The Vatican media organ, L’Osservatore Romano, observed the feast of Saint Cecilia, virgin, martyr, and patron of music by observing that the Beatles are okay with them. I wonder if the favorite John Lennon quote hit home with anybody:
Christianity will go. It will vanish and shrink … Jesus was all right but his disciples were thick and ordinary. It’s them twisting it that ruins it for me.
Shrinking church … believers who don’t get the real Jesus: complaints that sound a lot like what some people say these days, right?
How many people know that the “White Album” isn’t really titled that? It was released forty years ago, with white cover, yes, but just titled The Beatles.
I dated a woman in college who thought “Mother Nature’s Son” was a John Denver song. JD covered it, yes. But it was authentic Paul.
George Martin, Beatles producer, disagreed with the two-disc decision. He thought some songs should have been culled from the effort and a really good single disk produced.
Have a bit of fun: match the song titles with women’s names with the actual subjects:
“Dear Prudence,” “Martha, My Dear,” “Julia,” “Sexy Sadie”
Maharishi Mahesh Yogi, Ringo’s first wife Maureen, Jane Asher (Paul’s pre-Linda love), John’s mom, Paul’s sheepdog, Mia Farrow’s sister. Note: one song has two possible interpretations, and one interpretation is just thrown in to deceive.
Which of the following people did not appear on the album: George’s wife Pattie, Mick Jagger, Yoko Ono, Eric Clapton, Linda Eastman, George Martin.
To avoid controversy on their Smell The Glove release, the band Spinal Tap were talked/tricked into ditching the original cover (so fetchingly described by Fran Drescher) and releasing it instead with a pitch black album sleeve. (Language advisory on the last link there.)
Those sentiments have been expressed in about every century of the Christian era. They may be accurate in a limited way (ecclesia semper reformanda and all that), but in the more literal and conventional sense they’ve proven regularly and spectacularly inaccurate.
I did think it was a spectacular bit of ignorance passing as journalism this weekend to see the robotic repetition of the newswire headline about the Vatican “forgiving” John Lennon. A journalist friend of mine sent it to me for my comment on Sunday morning, without having checked to see how accurate the headline was (hint: very not).
The culture mavens at the Vatican might want to have read Steven Turner’s THE GOSPEL ACCORDING TO THE BEATLES before giving their tacit endorsement of all things Beatles.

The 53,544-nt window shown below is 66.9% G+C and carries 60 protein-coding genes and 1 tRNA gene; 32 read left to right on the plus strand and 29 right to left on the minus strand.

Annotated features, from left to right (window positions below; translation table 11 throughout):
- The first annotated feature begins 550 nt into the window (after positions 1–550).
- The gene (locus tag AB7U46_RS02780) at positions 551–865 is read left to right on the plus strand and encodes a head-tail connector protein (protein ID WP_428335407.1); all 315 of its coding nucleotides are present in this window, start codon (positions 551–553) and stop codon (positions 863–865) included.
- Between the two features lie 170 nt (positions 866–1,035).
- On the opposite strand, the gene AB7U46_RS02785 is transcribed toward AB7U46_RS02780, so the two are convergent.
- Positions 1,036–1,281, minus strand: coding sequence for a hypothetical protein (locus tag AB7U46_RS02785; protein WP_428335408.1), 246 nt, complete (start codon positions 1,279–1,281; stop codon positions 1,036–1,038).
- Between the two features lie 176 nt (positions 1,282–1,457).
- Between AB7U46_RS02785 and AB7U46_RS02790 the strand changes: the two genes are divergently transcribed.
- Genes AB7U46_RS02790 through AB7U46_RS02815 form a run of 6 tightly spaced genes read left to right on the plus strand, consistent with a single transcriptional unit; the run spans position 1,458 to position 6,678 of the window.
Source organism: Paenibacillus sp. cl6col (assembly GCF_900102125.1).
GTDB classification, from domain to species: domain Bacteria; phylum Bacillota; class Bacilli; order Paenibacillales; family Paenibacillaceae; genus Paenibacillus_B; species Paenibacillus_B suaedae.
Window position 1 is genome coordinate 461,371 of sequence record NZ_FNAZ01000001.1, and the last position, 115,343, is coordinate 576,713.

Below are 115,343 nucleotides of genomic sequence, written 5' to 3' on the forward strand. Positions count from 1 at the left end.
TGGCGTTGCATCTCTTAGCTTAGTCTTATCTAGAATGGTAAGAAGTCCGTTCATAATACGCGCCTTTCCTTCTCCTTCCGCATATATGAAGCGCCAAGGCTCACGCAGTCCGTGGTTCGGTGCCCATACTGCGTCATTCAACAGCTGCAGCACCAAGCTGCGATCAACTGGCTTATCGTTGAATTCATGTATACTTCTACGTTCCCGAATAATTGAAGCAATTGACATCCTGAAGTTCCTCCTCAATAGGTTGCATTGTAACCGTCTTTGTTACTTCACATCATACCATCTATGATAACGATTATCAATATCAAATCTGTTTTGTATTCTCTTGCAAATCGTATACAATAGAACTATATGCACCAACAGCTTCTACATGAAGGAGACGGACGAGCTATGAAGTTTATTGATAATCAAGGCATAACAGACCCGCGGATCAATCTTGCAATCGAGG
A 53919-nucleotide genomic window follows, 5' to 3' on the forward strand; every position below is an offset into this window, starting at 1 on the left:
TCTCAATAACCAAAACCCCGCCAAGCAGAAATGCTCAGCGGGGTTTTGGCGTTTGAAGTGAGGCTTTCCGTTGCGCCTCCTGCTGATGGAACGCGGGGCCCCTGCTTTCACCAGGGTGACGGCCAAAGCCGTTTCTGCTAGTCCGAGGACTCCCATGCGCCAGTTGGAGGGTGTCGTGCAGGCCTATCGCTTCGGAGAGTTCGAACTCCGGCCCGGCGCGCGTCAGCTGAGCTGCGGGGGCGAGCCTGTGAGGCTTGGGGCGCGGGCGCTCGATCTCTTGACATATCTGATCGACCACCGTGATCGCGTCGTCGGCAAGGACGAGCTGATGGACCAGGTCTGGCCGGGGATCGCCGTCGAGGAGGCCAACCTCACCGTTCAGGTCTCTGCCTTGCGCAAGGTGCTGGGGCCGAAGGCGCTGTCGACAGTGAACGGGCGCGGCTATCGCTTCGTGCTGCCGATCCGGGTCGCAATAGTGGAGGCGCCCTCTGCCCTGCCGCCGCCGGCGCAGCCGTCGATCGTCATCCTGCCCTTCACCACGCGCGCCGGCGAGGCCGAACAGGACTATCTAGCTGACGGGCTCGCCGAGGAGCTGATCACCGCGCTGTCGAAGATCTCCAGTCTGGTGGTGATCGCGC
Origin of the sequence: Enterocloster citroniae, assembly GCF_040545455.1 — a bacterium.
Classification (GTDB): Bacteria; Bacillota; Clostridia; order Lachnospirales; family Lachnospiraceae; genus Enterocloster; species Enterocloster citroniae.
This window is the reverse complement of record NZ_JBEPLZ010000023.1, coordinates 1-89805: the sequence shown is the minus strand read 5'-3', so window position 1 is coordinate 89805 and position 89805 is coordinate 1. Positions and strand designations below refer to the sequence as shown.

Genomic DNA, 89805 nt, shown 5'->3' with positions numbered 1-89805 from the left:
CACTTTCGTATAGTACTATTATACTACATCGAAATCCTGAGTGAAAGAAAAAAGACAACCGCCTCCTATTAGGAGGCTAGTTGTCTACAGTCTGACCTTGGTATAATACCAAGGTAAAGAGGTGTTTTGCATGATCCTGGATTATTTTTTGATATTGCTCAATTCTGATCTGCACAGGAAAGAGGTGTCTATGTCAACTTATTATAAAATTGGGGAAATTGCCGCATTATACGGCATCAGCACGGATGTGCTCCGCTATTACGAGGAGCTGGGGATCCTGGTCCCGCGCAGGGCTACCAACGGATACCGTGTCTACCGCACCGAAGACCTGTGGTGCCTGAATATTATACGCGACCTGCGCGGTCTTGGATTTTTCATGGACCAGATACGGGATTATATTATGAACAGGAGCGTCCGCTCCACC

Now, that said, they were, are and will be evermore the Band above all other Bands, save for the Choirs of Angels and Saints!
With regard to Lennon’s ’66 (42 years ago!) Jesus comments, I can’t believe this is still an issue. With the highest respect, where was the wrong-doing in pointing out that the Church was less important to the fans than the Beatles were? That’s what he was saying. McCartney followed up the comments more recently, reinforcing the idea that it was absurd that the Church was apparently lagging behind a pop group in terms of popularity among Beatles fans. But, that’s certainly nothing to do with Lennon, or his band.
Lennon’s comments were not blasphemy, or the ‘boasts of a young man coming to grips with fame’, it was an observation, pure and simple. There was no ego involved at all. It is mystifying to me that the Church still apparently doesn’t get that. Of course, they only recently ‘forgave’ Galileo for suggesting that the earth actually revolves around the sun, and not the other way around. It’s interesting to me that the Church have successfully made their own shortsightedness into an act of retroactive ‘forgiveness’ somehow in both examples.
Thanks for the post, and for considering my comments.
Thanks for visiting, Rob. Good comments on John. He certainly knew the distinction and probably didn’t realize the extent of the backlash, especially in the US.
Thanks again for having me, Todd. This issue is kind of a pet peeve of mine, since it paints everyone in such a bad light, including the Church.
The Vatican piece is not accusing Lennon of wrong doing. This addled idea is coming from the newswire mashup of the piece. The Vatican was engaging in a cultural appreciation piece – its new editor is much more committed to engaging popular culture than previous editors.
At the time, the Lennon comments were not widely understood as a mere observation, but were equivocal and capable of many understandings. (And, if they were a matter of mere observation, they were factually incorrect even then.)
This is not an instance of the Vatican not getting it.
As human beings, many of us fall into hearing something in communication we want to hear, but isn’t really there.
John’s comments came from his own skewed view from the inside of Beatlemania looking out. Christianity, especially the British variants, had never known the insanely wild acclaim the Beatles experienced in the 60’s. Would some Christians wish that fervor extended to Jesus? Perhaps so.
I find it interesting that for all the anti-Catholic bias some conservatives moan about, there are elements in secular culture that want to paint the Church in a good light–perhaps this was one of them.
I was soooo happy to hear that John Lennon was forgiven that I recorded this song